“Semi-pro traditionally meant a person who played baseball during the season but had another job after the season ended. That is true of almost all minor and independent baseball players today. While some minor league players get huge bonuses (usually players selected in the first three or four rounds of the MLB Amateur draft), the vast majority play for minimum wage. Thus, they have to work in the off-season at another job while still training for the upcoming season. Many coach, work, or run baseball camps, provide tutoring, or stick around the game in other ways.

“If one is talking about ‘semi-pro,’ then he likely means that the team is not affiliated with a major league organization, as minor league teams are. These are independent baseball teams. This is professional baseball, not considered semi-pro. That term is not used in sports for the most part anymore. These are professional baseball players whose goal is to make it to a higher-level independent league (American Association, Atlantic League, Frontier League) and eventually make it to an affiliate team.

“There are four independent baseball teams in Michigan, all playing in the United Shore Professional League. This is a league founded by Andy Appleby, and all four teams play in Detroit. It is not uncommon for smaller independent leagues to have a single owner.

“There is one primary difference between independent and minor league teams: the manager or general manager of an independent team is tasked with finding players. In the minors, players are sent to a club (like Lansing or Great Lakes) by the major league affiliate. So, for example, the West Michigan Whitecaps receive their players from the Detroit Tigers.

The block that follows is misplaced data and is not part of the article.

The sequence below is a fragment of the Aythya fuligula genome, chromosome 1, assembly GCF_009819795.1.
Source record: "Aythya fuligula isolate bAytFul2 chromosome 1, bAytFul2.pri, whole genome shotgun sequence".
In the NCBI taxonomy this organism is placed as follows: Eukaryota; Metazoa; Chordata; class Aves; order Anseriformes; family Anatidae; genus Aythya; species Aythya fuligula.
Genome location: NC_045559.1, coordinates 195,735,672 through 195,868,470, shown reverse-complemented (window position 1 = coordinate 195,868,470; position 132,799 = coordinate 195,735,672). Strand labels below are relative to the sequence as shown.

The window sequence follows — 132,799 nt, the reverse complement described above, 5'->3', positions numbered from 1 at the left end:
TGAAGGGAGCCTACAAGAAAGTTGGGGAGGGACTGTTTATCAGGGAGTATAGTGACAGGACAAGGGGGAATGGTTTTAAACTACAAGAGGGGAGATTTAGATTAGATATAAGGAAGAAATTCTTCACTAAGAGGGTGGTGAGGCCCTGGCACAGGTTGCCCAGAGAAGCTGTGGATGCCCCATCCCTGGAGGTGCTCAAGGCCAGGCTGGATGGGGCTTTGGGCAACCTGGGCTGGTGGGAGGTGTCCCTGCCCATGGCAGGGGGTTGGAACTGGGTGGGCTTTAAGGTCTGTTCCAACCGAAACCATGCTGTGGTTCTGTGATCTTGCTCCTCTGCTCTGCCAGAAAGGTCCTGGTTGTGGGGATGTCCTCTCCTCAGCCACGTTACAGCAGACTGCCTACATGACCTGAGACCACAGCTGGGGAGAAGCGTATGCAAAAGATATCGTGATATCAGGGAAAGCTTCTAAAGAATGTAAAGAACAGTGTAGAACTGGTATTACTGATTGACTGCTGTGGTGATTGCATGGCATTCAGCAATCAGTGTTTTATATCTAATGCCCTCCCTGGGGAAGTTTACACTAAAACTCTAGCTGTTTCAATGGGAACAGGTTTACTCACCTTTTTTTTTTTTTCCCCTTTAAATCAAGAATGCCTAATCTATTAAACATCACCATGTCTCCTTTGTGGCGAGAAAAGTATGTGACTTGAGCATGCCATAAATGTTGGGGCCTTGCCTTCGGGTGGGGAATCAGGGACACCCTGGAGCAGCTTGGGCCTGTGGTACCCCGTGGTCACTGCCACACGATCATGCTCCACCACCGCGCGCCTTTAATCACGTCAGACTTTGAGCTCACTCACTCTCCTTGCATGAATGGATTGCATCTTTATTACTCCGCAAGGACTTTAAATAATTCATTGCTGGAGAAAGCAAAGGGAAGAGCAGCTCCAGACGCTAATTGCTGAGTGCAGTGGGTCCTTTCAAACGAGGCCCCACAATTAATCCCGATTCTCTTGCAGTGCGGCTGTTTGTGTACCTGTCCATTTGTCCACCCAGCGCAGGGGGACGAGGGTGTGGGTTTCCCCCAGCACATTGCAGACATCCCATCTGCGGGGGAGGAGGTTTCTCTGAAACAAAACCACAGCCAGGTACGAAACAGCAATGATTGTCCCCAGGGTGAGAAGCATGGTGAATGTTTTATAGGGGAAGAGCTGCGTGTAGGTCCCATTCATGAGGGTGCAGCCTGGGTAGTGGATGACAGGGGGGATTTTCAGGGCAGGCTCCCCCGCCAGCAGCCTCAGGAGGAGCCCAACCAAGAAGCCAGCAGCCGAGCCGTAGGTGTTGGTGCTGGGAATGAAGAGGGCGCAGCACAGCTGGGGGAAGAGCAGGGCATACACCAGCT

“Because independent teams must find their players, they are competing against both other teams in their league and other independent leagues. Many independent teams sign former minor league and even former major league players.

“The American Association mandates that five rookies be on each team, but 10 of the league’s 12 teams have former major league players who are trying to get back to the big league. The same is true in the eight-team Atlantic League.

“What differentiates independent teams from minor league teams is that they are not directly affiliated with a major league organization. The MLB club does not send players to the team. For the players, it means they are showing their skills for all 30 major league teams and their scouts, hoping to get signed.”

While MLB teams play 162-game schedules, independent league schedules vary. They also differ from the minor league teams, which play 140-game schedules (in non-COVID years).